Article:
Radiation-Induced Cognitive Dysfunction After Different Schemes of Fractionated Whole Brain Irradiation
Zorkina Yana Alexandrovna, Zubkov Eugene Andreevich, Yusubalieva Gaukhar Maratovna, Gorlachev Gennadiy Efimovich, Golanov Andrey Vladimirivich, Chamorsov Anton Yurievich, Kistenev Artur Vasilievich and Chekhonin Vladimir Pavlovich
DOI : 10.3844/amjnsp.2014.26.35
Volume 5, 2014
Radiation-induced cognitive dysfunction is a serious complication of radiation therapy. In humans, numerous cases of radiation damage have been recorded after irradiation for therapeutic purposes. The degree of cognitive dysfunctions and its dependence on biological effective doses should be tested in animal preclinical models to minimize radiation side effects. Fractionated whole brain irradiation was performed according to the following schemes: 18 Fractions of 2 Gy each (36Gy/18), 9 fractions of 4 Gy each (36Gy/9), 6 fractions of 6 Gy each (36Gy/6), with the biological effective dose 36Gy, 50.4Gy, 64.8Gy correspondingly. Cognitive impairment was detected by a Novel object recognition test in 36Gy/18 and 36Gy/9 groups. Recognition memory impairment was increased in inverse proportion to the biological effective dose. In the 36Gy/6 group, increased anxiety and decreased research activity in Spontaneous alternation test in Y-shaped maze were observed. Reactions of astroglia and vascular reactions were evaluated using qPCR of Glial Fibrillar Acid Protein (GFAP) and Vascular Endothelial Growth Factor (VEGF) genes and immunohistochemical analyses of these proteins. Despite of various biological effective doses (and its subsequent increasing in chosen 3 fractionation schemes) a dose-depended effect in the expression of VEGF in the prefrontal cortex and GFAP in hippocampus and in cognitive impairment was not observed. Cognitive impairment after fractionated whole brain irradiation was clearly seen in our research. The described pathologic changes in healthy brain play an important role in development of radiation-induced cognitive dysfunction. Therefore, applicability of radiobiological models for evaluation of effects of fractionated whole brain irradiation on cognitive dysfunction put in question in our study. So we can suggest that it needs essential more researches about the choice an optimal fractionated scheme to minimize side effects of ionizing radiation.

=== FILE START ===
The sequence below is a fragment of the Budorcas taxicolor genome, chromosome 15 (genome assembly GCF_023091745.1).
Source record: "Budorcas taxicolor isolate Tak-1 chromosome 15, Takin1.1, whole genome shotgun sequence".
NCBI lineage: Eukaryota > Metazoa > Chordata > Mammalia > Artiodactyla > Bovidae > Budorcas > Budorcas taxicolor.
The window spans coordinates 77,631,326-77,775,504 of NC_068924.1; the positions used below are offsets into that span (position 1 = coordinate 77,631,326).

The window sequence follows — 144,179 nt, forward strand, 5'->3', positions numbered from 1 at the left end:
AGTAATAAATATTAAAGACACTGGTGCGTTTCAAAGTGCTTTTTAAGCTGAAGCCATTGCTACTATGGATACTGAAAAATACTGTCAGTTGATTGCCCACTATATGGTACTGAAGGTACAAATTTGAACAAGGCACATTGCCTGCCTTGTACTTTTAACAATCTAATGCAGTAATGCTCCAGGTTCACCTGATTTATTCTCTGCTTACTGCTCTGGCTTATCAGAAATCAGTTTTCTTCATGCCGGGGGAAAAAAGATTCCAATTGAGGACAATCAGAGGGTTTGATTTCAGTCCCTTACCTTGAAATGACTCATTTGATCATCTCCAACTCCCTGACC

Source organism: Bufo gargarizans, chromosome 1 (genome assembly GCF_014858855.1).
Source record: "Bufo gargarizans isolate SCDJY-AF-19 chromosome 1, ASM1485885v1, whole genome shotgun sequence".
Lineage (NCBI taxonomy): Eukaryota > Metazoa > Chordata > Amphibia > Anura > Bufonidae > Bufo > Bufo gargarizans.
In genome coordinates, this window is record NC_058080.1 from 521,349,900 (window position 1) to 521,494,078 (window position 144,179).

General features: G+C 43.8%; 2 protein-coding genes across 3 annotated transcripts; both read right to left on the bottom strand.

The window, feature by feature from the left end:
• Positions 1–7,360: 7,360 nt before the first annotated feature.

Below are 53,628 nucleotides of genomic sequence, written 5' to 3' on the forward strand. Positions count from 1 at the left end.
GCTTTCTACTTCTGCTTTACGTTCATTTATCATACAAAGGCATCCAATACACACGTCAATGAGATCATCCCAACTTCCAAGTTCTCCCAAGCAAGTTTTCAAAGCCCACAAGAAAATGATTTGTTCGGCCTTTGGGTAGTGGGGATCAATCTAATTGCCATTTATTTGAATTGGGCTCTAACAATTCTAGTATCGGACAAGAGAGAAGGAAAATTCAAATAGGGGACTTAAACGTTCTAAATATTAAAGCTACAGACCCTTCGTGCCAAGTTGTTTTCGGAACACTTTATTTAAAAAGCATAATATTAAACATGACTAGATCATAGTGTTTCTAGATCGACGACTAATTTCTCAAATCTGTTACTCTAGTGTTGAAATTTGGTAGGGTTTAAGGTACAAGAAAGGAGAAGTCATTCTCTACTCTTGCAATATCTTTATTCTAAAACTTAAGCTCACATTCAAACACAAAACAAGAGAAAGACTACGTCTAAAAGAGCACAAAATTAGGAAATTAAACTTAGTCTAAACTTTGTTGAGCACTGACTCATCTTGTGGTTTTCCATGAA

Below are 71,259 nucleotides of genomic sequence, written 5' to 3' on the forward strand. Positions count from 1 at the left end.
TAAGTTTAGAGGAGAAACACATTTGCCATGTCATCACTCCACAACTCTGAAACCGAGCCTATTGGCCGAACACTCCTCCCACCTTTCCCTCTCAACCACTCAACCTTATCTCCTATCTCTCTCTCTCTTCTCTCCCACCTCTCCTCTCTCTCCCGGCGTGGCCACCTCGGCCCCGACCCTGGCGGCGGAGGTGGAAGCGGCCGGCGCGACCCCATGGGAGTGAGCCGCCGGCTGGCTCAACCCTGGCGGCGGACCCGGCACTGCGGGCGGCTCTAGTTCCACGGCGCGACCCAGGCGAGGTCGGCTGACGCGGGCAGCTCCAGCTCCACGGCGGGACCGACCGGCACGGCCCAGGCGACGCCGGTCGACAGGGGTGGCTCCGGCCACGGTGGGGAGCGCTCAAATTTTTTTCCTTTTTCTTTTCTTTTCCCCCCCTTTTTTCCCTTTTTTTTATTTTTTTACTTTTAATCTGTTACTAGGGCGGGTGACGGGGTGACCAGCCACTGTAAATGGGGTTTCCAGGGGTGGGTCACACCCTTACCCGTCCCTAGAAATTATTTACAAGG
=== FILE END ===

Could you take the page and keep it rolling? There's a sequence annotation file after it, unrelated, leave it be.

© 2014 Zorkina Yana Alexandrovna, Zubkov Eugene Andreevich, Yusubalieva Gaukhar Maratovna, Gorlachev Gennadiy Efimovich, Golanov Andrey Vladimirivich, Chamorsov Anton Yurievich, Kistenev Artur Vasilievich and Chekhonin Vladimir Pavlovich. This is an open access article distributed under the terms of the Creative Commons Attribution License, which permits unrestricted use, distribution, and reproduction in any medium, provided the original author and source are credited.